Even though Arctic Glacier, the Winnipeg packaged-ice company, was purchased out of creditor protection more than five months ago, the windup of the company's affairs is a long way from being completed.
Late last month, the court-appointed monitor asked for and received an extension of its stay of proceedings to March 15, 2013.
The extension of the windup -- something one stakeholder referred to as "the never-ending receivership" -- has a lot to do with the fact that the monitor still has a lot of money left to disburse after the secured creditors were paid off.
When all the accounts were settled after the completion of the $434-million purchase by the Miami private equity firm H.I.G. Capital, the monitor is left with $131.7 million to distribute to creditors of the old Arctic Glacier.
And claimants -- from the U.S. Department of Justice to a consumer group seeking $463 million -- will be keeping the receiver busy for several more months as the fight over the spoils rages on from Winnipeg to San Francisco.
All the while, shares of the company, which not so many years ago traded for as much as $14, continue to have a market, trading at about 25 cents.
Investors are still buying and selling the shares because even with the millions of legal settlements and valid creditor claims, the monitor noted as recently as its Nov. 30 report to the court that "there may be sufficient funds to permit a distribution to AGIF's (Arctic Glacier Income Fund's) unitholders."
Unitholders are betting there will be about $87.5 million left.
The deadline for creditor claims was Oct. 31 and now the monitor must conduct a review of the claims.
The bad news for some is all the claims are not likely to be satisfied in full.
There is a claim for $463 million being made by a class action of indirect purchasers, arising out of the antitrust activities to which Arctic Glacier pleaded guilty and were the root of the firm's demise into indebtedness and, ultimately, insolvency.
In a presentation to potential new bond investors shortly after the close of the H.I.G. deal, Arctic CEO Keith McMahon said the antitrust debacle ended up costing the company about $110 million, including $40 million in legal fees and settlement costs, $40 million in additional financing costs (that it would not have had to bear if the company weren't operating under a cloud of uncertainty) and another $30 million in costs related to a protracted attempt to sell the company.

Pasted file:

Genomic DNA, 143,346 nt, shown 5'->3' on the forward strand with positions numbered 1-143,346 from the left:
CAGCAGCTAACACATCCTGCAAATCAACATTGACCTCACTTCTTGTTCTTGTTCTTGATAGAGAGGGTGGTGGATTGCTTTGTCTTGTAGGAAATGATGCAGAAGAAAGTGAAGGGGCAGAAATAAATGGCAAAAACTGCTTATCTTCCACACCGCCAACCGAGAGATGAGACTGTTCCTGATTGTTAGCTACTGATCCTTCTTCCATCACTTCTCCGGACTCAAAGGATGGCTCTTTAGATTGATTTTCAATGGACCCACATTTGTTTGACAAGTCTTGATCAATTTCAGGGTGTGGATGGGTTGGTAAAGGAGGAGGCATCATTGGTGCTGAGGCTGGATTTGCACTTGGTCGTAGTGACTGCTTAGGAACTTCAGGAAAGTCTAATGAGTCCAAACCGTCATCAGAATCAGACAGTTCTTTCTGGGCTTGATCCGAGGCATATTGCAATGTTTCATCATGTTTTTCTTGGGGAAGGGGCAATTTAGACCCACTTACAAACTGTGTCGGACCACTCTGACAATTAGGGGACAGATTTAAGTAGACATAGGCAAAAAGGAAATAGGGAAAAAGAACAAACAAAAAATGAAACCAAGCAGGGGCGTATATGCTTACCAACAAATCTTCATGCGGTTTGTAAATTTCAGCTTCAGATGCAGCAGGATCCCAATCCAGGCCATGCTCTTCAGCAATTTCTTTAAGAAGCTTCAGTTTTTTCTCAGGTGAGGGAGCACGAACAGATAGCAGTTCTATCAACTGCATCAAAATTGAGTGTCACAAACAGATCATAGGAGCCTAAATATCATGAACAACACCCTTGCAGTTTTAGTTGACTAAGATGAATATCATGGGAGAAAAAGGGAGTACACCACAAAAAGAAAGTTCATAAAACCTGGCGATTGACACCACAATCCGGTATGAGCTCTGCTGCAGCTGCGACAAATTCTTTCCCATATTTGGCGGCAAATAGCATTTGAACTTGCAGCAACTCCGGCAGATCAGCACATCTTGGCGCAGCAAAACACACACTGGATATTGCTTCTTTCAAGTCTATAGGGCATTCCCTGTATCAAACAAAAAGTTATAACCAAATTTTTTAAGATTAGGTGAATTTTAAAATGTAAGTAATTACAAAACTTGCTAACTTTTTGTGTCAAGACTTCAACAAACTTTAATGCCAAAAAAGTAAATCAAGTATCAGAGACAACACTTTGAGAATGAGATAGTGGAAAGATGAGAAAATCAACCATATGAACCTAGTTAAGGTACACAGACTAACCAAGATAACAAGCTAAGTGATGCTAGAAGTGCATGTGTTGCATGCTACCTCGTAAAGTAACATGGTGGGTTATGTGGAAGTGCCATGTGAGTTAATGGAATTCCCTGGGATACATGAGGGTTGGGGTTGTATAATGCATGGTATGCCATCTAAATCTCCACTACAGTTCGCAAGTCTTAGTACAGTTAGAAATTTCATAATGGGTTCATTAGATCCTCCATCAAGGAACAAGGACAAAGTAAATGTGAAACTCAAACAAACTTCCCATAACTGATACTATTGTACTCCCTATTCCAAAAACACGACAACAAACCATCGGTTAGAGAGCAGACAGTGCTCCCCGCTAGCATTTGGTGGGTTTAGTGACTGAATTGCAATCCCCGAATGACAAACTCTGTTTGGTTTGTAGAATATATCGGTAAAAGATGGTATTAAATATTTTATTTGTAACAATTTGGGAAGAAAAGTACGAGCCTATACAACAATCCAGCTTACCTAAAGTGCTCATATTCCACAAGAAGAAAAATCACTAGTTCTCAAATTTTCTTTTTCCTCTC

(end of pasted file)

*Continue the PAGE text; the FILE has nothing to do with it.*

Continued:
The company agreed to pay a fine of $9 million to the U.S. Department of Justice and also settled a class action with U.S. retailers for $12.5 million and with Canadian retailers for $2 million.
The monitor still has to pay $7 million to the DOJ, $10 million to the U.S. direct purchasers and $2 million to the Canadian retail claimants.
But the monitor has made it clear it intends to dispute the massive indirect-purchaser claim.
In its most recent report to the court, the monitor said it "has been informed that Reddy Ice (a U.S. packaged-ice company involved in the antitrust matter) settled its potential liability under the indirect-purchaser litigation for $700,000 and that Home City (another U.S. packaged-ice company) provisionally settled its potential liability under the indirect-purchaser litigation for $2.7 million."
While it does not seem unreasonable to be disputing what seems like a cash grab, the receiver is also disputing a claim from Robert Nagy, the founder of the company back in the late 1980s.
When Arctic made a large purchase of a group of companies in California at the end of 2006, Nagy, who was on the board at the time, took ownership of a production facility in Arizona to help Arctic make the acquisition. The company leased it back from Nagy's company with the understanding it would buy the facility from him for $12.5 million.
The lease agreement had a trigger clause to buy it back from Nagy if there was a change of control of the company.
It's the same kind of trigger clause that has produced creditor claims for close to $13 million from current and former board members and management for "change-of-control bonuses."
Some of those claimants are still employed by the new owners and drawing their regular salaries.
There is no guarantee they will be successful in those claims, but Nagy's claim is in the midst of intense legal debate.
It would be sad if the founder of the company, who staked the company to its foundation in the first place, was to lose his claim while those who managed it into bankruptcy receive generous payouts.